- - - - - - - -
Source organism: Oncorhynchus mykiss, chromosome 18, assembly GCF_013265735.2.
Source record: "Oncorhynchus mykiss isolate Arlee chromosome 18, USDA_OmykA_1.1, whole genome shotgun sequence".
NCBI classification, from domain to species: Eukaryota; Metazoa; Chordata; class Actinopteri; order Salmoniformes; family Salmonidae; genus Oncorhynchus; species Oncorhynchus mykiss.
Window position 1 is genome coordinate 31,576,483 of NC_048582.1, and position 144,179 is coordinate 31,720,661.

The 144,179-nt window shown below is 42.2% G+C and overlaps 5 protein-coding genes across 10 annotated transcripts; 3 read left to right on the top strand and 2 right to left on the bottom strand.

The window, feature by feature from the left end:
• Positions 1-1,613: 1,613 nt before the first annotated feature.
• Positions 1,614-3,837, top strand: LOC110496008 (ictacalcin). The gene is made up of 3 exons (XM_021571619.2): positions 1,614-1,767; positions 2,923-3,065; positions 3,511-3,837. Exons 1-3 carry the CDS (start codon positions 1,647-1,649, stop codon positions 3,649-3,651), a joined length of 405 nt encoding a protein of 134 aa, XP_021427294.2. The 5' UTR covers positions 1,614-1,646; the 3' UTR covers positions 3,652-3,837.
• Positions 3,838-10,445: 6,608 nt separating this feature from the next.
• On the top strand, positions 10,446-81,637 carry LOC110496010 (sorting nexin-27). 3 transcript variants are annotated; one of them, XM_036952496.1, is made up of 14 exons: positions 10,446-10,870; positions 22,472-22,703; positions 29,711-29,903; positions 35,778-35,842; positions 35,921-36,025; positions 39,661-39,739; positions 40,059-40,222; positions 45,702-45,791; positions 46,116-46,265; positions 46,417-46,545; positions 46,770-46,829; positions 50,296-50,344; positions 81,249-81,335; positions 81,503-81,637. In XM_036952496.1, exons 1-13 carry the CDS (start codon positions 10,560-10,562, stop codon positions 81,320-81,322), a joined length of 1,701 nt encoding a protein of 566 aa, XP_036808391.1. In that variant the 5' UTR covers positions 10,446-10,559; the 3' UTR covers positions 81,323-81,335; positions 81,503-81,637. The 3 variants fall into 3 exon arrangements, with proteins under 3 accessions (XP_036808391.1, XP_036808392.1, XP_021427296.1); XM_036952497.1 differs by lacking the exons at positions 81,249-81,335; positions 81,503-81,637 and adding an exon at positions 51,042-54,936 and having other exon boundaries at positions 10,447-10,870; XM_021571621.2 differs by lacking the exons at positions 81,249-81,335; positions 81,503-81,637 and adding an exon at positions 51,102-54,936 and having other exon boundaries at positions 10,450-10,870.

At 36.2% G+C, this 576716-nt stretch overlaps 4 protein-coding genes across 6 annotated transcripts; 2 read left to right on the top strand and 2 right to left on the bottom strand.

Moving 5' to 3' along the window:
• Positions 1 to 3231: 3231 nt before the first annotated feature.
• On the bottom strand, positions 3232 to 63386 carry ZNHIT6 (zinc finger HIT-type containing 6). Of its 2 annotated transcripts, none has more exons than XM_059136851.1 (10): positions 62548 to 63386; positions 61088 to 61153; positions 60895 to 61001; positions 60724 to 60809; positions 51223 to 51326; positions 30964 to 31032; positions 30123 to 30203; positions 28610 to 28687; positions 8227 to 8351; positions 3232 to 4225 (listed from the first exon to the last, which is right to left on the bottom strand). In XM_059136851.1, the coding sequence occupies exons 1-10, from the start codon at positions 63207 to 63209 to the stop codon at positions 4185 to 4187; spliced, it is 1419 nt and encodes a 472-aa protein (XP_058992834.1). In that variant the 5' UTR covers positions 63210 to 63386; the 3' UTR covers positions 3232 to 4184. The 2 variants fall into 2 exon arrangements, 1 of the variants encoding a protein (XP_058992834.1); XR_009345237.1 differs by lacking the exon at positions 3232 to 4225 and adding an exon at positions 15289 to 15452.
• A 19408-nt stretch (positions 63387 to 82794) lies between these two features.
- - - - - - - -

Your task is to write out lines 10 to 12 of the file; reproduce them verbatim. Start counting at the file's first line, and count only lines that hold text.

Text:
• On the top strand, positions 10,446-81,637 carry LOC110496010 (sorting nexin-27). 3 transcript variants are annotated; one of them, XM_036952496.1, is made up of 14 exons: positions 10,446-10,870; positions 22,472-22,703; positions 29,711-29,903; positions 35,778-35,842; positions 35,921-36,025; positions 39,661-39,739; positions 40,059-40,222; positions 45,702-45,791; positions 46,116-46,265; positions 46,417-46,545; positions 46,770-46,829; positions 50,296-50,344; positions 81,249-81,335; positions 81,503-81,637. In XM_036952496.1, exons 1-13 carry the CDS (start codon positions 10,560-10,562, stop codon positions 81,320-81,322), a joined length of 1,701 nt encoding a protein of 566 aa, XP_036808391.1. In that variant the 5' UTR covers positions 10,446-10,559; the 3' UTR covers positions 81,323-81,335; positions 81,503-81,637. The 3 variants fall into 3 exon arrangements, with proteins under 3 accessions (XP_036808391.1, XP_036808392.1, XP_021427296.1); XM_036952497.1 differs by lacking the exons at positions 81,249-81,335; positions 81,503-81,637 and adding an exon at positions 51,042-54,936 and having other exon boundaries at positions 10,447-10,870; XM_021571621.2 differs by lacking the exons at positions 81,249-81,335; positions 81,503-81,637 and adding an exon at positions 51,102-54,936 and having other exon boundaries at positions 10,450-10,870.

At 36.2% G+C, this 576716-nt stretch overlaps 4 protein-coding genes across 6 annotated transcripts; 2 read left to right on the top strand and 2 right to left on the bottom strand.

Moving 5' to 3' along the window: